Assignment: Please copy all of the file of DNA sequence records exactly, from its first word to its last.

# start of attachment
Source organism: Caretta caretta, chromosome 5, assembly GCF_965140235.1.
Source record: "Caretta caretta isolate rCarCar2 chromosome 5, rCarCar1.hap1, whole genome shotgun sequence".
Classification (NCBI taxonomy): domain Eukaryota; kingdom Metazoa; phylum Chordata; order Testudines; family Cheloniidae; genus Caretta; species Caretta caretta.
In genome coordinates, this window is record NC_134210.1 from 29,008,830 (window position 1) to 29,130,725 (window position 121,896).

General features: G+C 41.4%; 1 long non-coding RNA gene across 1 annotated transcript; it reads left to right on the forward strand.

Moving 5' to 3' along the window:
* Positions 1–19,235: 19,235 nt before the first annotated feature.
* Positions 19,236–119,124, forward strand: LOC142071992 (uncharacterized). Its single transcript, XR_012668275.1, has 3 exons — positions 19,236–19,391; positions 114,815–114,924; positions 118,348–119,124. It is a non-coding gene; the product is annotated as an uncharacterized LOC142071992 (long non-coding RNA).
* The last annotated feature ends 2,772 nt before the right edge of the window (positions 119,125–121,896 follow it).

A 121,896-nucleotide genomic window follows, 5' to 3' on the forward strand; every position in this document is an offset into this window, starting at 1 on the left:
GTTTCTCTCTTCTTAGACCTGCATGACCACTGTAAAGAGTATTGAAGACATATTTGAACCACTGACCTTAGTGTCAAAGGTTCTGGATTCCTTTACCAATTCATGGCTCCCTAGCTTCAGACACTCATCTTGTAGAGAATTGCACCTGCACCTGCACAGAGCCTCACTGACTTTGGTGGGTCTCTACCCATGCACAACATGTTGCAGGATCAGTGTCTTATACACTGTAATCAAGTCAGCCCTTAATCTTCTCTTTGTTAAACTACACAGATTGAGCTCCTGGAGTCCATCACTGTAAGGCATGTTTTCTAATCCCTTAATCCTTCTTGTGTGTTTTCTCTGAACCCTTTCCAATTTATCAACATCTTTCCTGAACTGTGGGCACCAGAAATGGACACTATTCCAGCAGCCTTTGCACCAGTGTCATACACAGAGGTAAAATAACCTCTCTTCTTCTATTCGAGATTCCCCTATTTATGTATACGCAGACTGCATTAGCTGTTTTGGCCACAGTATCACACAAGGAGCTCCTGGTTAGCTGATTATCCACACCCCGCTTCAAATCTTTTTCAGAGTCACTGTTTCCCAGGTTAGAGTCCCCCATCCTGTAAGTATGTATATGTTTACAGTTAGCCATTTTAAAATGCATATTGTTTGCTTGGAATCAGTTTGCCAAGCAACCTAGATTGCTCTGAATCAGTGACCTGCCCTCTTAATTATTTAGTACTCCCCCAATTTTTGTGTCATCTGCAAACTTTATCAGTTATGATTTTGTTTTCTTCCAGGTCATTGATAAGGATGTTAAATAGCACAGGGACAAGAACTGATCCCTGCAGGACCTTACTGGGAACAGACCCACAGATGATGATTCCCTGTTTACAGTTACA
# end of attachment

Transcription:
Source organism: Caretta caretta, chromosome 5, assembly GCF_965140235.1.
Source record: "Caretta caretta isolate rCarCar2 chromosome 5, rCarCar1.hap1, whole genome shotgun sequence".
Classification (NCBI taxonomy): domain Eukaryota; kingdom Metazoa; phylum Chordata; order Testudines; family Cheloniidae; genus Caretta; species Caretta caretta.
In genome coordinates, this window is record NC_134210.1 from 29,008,830 (window position 1) to 29,130,725 (window position 121,896).

General features: G+C 41.4%; 1 long non-coding RNA gene across 1 annotated transcript; it reads left to right on the forward strand.

Moving 5' to 3' along the window:
* Positions 1–19,235: 19,235 nt before the first annotated feature.
* Positions 19,236–119,124, forward strand: LOC142071992 (uncharacterized). Its single transcript, XR_012668275.1, has 3 exons — positions 19,236–19,391; positions 114,815–114,924; positions 118,348–119,124. It is a non-coding gene; the product is annotated as an uncharacterized LOC142071992 (long non-coding RNA).
* The last annotated feature ends 2,772 nt before the right edge of the window (positions 119,125–121,896 follow it).

A 121,896-nucleotide genomic window follows, 5' to 3' on the forward strand; every position in this document is an offset into this window, starting at 1 on the left:
GTTTCTCTCTTCTTAGACCTGCATGACCACTGTAAAGAGTATTGAAGACATATTTGAACCACTGACCTTAGTGTCAAAGGTTCTGGATTCCTTTACCAATTCATGGCTCCCTAGCTTCAGACACTCATCTTGTAGAGAATTGCACCTGCACCTGCACAGAGCCTCACTGACTTTGGTGGGTCTCTACCCATGCACAACATGTTGCAGGATCAGTGTCTTATACACTGTAATCAAGTCAGCCCTTAATCTTCTCTTTGTTAAACTACACAGATTGAGCTCCTGGAGTCCATCACTGTAAGGCATGTTTTCTAATCCCTTAATCCTTCTTGTGTGTTTTCTCTGAACCCTTTCCAATTTATCAACATCTTTCCTGAACTGTGGGCACCAGAAATGGACACTATTCCAGCAGCCTTTGCACCAGTGTCATACACAGAGGTAAAATAACCTCTCTTCTTCTATTCGAGATTCCCCTATTTATGTATACGCAGACTGCATTAGCTGTTTTGGCCACAGTATCACACAAGGAGCTCCTGGTTAGCTGATTATCCACACCCCGCTTCAAATCTTTTTCAGAGTCACTGTTTCCCAGGTTAGAGTCCCCCATCCTGTAAGTATGTATATGTTTACAGTTAGCCATTTTAAAATGCATATTGTTTGCTTGGAATCAGTTTGCCAAGCAACCTAGATTGCTCTGAATCAGTGACCTGCCCTCTTAATTATTTAGTACTCCCCCAATTTTTGTGTCATCTGCAAACTTTATCAGTTATGATTTTGTTTTCTTCCAGGTCATTGATAAGGATGTTAAATAGCACAGGGACAAGAACTGATCCCTGCAGGACCTTACTGGGAACAGACCCACAGATGATGATTCCCTGTTTACAGTTACA